How administrative data revamps notions of identity and memory

25 Oct 2013

There is currently a great effort to channel administrative data towards research. The UK following the example of several countries (e.g. Finland, Denmark, The Netherlands) that make their administrative data available for research has currently established four Administrative Data Research Centres (ADRCs) responsible for safeguarding and analysing administrative data. In the context of this initiative, the public is also involved in order to express its views, aspirations but also fears regarding the linkage and further analysis of administrative data. This was the theme of the pilot meeting, I attended, for a series of Public Dialogues on Administrative Data. In this post, I discuss the possible impact of data linkage to existing administrative practices for identification. I also reflect on the relationship between administrative archives and memory, an issue often raised in the Public Dialogues.

Administrative data, according to the Administrative Data Liaison Service (ADLS), is information collected during the transactions of citizens with the government. Therefore, its primary function is not to be used in research. Nonetheless, the sheer volume of the datasets comprising information on welfare, tax, health and education make administrative data an invaluable source for research. Academic researchers seldom have the opportunity to collect and analyse such large amounts of data for their empirical work. At the same time, governments are capitalising the data they collect gaining insights from novel combinations of the existing information.

The idea of linking administrative data is raising several issues pertaining to identity and memory. The data will be anonymized prior to its linkage. Moreover, researchers will never have direct access to the administrative datasets. They will only have the right to make queries and see the results. Despite the strong safeguards to eliminate the possibility to re-identify individuals via administrative data there are still concerns that bring to the fore the discrepancies between systematic regimes of representation (i.e. public administrations) and individual notions of identity. This is quite important in the case of data linkage. Is the removal of name, age, sex, nationality and address enough to make citizens feel safe about how their data is handled? Or, people characterise as personal, data well beyond the aforementioned categories? There are no clear boundaries especially since the digitization of data makes people more aware of the various ways they could be identified. New sensitivities develop. The very action of completing administrative forms, considered obligatory but rather mundane, is now imbued with more importance as information moves between contexts.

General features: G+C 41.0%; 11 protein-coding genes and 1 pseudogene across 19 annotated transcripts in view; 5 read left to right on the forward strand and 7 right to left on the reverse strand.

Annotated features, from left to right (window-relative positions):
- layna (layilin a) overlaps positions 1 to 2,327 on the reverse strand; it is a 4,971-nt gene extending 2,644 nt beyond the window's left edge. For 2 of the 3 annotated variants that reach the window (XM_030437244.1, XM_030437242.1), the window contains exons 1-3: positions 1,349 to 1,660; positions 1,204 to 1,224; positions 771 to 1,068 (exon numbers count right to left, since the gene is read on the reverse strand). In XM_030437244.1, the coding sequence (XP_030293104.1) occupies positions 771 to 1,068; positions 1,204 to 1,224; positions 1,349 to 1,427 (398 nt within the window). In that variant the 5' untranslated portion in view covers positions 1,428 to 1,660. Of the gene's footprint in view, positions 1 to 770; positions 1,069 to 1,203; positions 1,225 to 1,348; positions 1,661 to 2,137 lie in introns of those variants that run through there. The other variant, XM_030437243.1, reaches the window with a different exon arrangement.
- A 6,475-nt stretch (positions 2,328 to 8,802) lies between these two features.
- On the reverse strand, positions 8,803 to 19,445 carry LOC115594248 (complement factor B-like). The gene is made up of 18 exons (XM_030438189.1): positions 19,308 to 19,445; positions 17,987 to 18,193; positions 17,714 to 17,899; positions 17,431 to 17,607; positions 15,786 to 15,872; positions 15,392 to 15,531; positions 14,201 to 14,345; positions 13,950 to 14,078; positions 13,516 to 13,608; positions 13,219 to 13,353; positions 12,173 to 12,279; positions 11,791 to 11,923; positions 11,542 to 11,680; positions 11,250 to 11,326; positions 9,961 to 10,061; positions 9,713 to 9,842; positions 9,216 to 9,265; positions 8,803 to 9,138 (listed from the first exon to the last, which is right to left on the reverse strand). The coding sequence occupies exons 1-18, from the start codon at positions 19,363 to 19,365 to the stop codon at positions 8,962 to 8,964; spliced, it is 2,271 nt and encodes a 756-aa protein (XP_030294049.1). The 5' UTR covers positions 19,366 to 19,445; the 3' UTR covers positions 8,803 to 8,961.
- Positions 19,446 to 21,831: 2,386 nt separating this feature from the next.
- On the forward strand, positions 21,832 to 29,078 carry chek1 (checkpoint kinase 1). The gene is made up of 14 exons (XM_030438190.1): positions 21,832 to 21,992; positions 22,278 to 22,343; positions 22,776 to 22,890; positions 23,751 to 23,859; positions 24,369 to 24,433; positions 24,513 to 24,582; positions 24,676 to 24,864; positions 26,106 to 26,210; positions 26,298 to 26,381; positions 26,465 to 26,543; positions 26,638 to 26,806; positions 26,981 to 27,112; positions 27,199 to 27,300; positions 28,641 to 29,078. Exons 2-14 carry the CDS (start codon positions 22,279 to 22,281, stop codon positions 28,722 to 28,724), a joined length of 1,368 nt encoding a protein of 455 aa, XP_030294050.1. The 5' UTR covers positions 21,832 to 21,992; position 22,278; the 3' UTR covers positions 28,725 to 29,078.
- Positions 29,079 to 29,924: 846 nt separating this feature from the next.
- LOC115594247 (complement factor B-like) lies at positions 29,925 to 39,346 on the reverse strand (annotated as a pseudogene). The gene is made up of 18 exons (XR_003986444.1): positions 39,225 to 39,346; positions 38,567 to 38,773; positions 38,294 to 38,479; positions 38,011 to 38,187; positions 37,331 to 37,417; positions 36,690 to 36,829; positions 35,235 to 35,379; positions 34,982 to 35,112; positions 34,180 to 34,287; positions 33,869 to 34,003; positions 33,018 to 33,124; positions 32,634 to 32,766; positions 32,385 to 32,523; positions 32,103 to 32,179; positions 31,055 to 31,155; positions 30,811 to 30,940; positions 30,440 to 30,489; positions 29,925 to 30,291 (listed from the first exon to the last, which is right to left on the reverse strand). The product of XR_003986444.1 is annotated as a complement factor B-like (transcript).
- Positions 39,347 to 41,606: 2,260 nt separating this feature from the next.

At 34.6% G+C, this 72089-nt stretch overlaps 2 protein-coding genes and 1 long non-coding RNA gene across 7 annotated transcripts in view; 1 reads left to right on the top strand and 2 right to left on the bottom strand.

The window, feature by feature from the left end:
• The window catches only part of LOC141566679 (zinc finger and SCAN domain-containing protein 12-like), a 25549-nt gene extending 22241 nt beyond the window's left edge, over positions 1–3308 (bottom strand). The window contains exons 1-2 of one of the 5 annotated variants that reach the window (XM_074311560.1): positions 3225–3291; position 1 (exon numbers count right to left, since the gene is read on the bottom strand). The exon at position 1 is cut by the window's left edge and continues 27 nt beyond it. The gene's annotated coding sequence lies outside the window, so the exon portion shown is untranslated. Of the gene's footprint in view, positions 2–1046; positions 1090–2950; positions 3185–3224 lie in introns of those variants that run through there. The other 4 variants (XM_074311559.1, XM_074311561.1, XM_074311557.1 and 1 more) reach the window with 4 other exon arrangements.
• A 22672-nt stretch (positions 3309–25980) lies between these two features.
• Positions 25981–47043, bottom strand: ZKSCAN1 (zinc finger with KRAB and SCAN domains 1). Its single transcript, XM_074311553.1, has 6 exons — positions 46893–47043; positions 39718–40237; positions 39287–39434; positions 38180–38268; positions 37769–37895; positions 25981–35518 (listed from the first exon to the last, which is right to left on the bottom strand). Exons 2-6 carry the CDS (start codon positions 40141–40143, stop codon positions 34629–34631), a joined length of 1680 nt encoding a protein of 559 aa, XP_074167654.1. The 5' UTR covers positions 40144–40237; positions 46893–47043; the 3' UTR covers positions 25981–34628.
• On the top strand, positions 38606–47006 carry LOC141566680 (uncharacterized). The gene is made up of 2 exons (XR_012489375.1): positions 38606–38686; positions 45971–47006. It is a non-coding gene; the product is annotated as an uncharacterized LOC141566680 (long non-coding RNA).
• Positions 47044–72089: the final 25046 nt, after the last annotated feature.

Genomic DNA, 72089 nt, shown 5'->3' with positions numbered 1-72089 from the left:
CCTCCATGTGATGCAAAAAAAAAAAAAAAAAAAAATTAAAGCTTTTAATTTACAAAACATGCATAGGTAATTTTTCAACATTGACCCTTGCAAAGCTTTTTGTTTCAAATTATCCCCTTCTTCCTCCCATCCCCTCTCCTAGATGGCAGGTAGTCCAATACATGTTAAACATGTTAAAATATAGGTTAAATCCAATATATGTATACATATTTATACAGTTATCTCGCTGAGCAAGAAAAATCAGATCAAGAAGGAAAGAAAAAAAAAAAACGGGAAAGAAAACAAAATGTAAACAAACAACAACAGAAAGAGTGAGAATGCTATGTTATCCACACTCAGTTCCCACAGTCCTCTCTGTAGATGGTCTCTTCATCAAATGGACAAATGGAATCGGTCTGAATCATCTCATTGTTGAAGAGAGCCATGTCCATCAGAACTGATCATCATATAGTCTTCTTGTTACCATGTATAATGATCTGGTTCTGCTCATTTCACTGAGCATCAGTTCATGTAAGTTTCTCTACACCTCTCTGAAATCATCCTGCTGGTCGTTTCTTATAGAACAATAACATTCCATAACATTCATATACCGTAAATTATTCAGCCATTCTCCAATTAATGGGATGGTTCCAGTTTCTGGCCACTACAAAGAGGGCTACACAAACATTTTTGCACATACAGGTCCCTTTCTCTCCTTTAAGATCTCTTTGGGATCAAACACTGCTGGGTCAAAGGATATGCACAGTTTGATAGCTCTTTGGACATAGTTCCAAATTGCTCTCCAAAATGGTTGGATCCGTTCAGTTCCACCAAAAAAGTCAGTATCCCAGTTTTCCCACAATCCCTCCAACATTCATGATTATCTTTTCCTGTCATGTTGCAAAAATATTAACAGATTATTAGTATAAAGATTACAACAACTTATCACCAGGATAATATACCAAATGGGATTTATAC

Equally interesting is the realisation that citizens do care about their data in ways often ignored by the administration. People think of administrative data trails as part of a society’s collective memory and feel reluctant to see them discontinued. This is especially true for current government plans to change the form of the census. The very idea that a new administrative data census will disrupt centuries-long practices of data collection stirs a considerable amount of opposition. People think of official archives as sites of memory that can provide valuable information for reconstructing family but also collective narratives. They want data linkage to make these archives more coherent instead of disrupting them. Interestingly, when it comes to preserving memory, the identity-anonymity trade-off becomes less important.

Finally, data linkage seems to change people’s views on the original means of data collection. The paper-based forms acquire bigger significance since they contain information that could potentially re-identify them. It should be noted that these forms stay with the government agencies that originally collect them. They never reach the ADRCs in any circumstance. However, the storage of data in various forms – both anonymized and with personal identifiers - in different locations across public administration raises fears that people will be eventually traced and data linkage will lead to covert profiling. It is these concerns that show that archives considered safe because of their non-digital form gain new significance once they become digitized and their information can be combined. One can even argue that these paper-digital hybrids raise more safety concerns than their constitutive components as people suddenly feel that the informational value of the digital archive increases that of the paper-based one too.